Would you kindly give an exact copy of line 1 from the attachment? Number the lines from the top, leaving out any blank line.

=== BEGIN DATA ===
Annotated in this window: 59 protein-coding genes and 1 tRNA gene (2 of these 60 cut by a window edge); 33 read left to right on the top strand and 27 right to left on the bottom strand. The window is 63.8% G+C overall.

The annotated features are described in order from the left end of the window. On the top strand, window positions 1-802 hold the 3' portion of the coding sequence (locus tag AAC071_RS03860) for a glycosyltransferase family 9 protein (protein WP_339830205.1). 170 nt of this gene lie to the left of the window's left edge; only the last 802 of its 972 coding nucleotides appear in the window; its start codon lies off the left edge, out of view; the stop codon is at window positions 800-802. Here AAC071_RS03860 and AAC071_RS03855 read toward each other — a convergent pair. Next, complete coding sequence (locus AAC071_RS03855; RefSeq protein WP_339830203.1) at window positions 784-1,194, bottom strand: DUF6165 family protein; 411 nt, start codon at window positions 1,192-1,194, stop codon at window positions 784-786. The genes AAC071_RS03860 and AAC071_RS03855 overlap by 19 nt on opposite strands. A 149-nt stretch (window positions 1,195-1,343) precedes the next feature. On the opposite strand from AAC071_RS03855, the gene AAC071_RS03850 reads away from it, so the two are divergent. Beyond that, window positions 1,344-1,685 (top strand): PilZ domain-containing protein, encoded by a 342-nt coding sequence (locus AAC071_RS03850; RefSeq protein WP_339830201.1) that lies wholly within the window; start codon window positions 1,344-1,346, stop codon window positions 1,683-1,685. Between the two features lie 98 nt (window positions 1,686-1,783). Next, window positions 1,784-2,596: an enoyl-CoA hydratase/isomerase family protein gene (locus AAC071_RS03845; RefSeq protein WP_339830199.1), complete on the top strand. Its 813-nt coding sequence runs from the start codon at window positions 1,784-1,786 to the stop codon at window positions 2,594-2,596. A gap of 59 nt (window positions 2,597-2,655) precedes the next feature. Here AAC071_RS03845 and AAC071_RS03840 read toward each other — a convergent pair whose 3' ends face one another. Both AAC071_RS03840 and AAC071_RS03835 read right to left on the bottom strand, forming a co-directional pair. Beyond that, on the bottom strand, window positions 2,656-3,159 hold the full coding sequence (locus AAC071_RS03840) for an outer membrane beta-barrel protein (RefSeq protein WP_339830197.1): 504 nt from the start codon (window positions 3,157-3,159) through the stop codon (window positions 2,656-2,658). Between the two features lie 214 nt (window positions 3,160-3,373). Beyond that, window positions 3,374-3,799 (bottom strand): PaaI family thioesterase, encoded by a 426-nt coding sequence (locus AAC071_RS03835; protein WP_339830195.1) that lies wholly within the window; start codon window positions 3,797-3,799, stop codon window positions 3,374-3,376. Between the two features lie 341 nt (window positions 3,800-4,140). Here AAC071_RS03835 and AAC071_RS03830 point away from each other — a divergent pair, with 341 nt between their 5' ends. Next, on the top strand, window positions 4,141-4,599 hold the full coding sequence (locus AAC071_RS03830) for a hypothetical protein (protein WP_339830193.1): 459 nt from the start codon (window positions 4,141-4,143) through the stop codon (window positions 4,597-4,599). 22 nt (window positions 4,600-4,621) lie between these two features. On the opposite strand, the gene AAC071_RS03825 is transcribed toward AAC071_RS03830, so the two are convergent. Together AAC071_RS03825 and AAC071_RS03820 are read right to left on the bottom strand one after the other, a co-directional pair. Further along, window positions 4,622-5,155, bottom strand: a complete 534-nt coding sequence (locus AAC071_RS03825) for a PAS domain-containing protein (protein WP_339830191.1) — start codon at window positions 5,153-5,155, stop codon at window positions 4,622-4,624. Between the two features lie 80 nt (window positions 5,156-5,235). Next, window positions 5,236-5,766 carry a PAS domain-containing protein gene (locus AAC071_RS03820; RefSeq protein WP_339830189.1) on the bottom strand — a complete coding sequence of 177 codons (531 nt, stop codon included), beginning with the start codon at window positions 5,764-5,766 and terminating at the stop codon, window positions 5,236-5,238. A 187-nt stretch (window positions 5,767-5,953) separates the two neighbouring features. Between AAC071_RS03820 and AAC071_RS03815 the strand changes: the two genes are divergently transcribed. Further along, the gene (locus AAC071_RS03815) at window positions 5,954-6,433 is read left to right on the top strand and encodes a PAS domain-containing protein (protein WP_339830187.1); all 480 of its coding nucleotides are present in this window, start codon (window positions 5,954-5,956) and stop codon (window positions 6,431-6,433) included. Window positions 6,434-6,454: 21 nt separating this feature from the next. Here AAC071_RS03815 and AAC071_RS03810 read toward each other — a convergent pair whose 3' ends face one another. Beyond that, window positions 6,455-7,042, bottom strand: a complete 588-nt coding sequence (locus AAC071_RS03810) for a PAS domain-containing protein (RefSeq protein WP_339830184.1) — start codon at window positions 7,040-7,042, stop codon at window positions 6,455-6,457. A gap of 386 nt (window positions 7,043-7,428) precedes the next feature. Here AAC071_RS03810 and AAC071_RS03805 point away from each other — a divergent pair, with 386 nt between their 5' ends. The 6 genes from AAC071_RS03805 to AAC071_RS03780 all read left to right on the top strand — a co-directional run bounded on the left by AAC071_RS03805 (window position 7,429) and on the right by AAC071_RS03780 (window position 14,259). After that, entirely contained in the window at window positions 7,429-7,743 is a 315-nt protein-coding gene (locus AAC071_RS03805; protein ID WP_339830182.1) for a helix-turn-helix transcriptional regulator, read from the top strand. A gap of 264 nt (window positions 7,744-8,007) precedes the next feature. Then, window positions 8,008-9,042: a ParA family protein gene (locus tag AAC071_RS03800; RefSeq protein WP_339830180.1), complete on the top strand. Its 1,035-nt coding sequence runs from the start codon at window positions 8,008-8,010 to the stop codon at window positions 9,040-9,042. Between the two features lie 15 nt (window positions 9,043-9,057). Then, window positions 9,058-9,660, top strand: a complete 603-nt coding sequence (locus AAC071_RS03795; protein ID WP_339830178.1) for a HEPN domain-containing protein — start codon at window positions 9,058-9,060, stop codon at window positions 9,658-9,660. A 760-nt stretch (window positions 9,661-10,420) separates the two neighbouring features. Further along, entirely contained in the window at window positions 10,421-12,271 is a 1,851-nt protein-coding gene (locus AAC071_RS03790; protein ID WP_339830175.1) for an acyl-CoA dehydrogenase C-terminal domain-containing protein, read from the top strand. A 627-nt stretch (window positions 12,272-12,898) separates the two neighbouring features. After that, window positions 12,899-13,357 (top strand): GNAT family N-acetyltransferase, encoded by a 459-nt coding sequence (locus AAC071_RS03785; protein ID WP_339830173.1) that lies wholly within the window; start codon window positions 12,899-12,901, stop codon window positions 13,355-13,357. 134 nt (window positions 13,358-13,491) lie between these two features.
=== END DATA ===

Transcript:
Annotated in this window: 59 protein-coding genes and 1 tRNA gene (2 of these 60 cut by a window edge); 33 read left to right on the top strand and 27 right to left on the bottom strand. The window is 63.8% G+C overall.